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Sense and nonsense: the Commaless Code


Another hypothesis: base additions and deletions
Sydney Brenner Scientist
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Talking in the Eagle one time, I knew that proflavine… because of my long interest in these damn acridine dyes and their attachment to DNA and all the measurements that had been made in the early '50s by people, though I began to wonder whether in fact there was not another hypothesis. And in fact by some very tortuous reasoning which of course clarified the moment one said it, I said that, 'What would it be like if there were not only base substitutions but base additions and deletions?' And I suddenly realised that you could get that if you stuck proflavine into the DNA, right, or if it went between the base pairs as people did it – intercalation – and you could have a thing where the DNA thought it… this was another base and stuck an extra one in, okay, or it thought on the other side, if it was copying the other strand and made a deletion – that there was a base running free. So the whole idea then came of some connection between additions and deletions, all right? And this then said of course that acridine mutants would have a drastic effect.

South African Sydney Brenner (1927-2019) was awarded the Nobel Prize in Physiology or Medicine in 2002. His joint discovery of messenger RNA, and, in more recent years, his development of gene cloning, sequencing and manipulation techniques along with his work for the Human Genome Project have led to his standing as a pioneer in the field of genetics and molecular biology.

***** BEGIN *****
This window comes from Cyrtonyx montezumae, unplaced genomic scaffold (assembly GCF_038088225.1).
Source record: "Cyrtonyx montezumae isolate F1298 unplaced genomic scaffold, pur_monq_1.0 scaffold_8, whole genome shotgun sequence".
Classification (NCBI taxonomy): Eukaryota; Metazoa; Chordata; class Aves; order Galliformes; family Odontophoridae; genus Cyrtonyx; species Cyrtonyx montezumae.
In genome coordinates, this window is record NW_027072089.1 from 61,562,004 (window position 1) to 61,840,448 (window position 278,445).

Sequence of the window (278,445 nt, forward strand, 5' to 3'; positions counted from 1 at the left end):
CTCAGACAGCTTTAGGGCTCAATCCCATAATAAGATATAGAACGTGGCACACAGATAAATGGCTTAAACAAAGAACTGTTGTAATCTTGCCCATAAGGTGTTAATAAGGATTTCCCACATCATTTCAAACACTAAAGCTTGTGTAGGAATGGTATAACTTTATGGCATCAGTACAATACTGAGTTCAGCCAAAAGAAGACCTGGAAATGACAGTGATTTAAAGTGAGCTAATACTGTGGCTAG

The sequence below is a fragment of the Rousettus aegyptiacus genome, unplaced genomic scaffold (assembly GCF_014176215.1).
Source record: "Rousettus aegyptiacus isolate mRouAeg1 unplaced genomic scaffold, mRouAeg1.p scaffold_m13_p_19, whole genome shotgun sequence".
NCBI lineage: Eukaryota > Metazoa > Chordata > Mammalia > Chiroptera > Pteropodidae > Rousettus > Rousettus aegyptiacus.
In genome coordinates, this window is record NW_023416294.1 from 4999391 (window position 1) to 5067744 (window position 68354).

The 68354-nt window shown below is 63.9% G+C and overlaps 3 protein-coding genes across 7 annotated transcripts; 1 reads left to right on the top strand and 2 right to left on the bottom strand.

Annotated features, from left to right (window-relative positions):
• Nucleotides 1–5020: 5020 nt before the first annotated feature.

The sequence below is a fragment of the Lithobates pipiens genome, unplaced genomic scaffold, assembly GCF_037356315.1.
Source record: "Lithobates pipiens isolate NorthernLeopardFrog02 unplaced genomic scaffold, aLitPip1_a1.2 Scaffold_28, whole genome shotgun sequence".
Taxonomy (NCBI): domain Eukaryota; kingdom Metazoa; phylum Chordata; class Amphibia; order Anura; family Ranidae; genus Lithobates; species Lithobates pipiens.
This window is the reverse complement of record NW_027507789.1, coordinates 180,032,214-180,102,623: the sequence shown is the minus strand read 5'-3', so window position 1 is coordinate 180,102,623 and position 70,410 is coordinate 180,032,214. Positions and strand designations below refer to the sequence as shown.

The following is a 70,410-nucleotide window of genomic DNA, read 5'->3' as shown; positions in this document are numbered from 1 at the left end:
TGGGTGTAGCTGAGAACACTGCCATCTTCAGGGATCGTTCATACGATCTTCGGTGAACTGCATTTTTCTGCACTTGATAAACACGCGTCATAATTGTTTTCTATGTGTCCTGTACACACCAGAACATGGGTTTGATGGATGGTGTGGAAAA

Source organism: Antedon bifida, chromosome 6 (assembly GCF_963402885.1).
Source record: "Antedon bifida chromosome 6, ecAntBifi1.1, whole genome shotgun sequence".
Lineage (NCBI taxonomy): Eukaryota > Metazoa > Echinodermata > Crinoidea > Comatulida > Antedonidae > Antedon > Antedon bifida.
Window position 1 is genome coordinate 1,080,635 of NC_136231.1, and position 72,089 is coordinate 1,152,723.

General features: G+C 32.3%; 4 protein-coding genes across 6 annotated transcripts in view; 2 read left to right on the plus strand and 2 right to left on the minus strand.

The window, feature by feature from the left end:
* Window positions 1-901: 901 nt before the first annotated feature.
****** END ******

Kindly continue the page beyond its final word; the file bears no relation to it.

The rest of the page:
Listeners: Lewis Wolpert

Lewis Wolpert is Professor of Biology as Applied to Medicine in the Department of Anatomy and Developmental Biology of University College, London. His research interests are in the mechanisms involved in the development of the embryo. He was originally trained as a civil engineer in South Africa but changed to research in cell biology at King's College, London in 1955. He was made a Fellow of the Royal Society in 1980 and awarded the CBE in 1990. He was made a Fellow of the Royal Society of Literature in 1999. He has presented science on both radio and TV and for five years was Chairman of the Committee for the Public Understanding of Science.



Listen to Lewis Wolpert at Web of Stories



Tags: The Eagle, 1950s

Duration: 1 minute, 41 seconds

Date story recorded: April-May 1994

Date story went live: 24 January 2008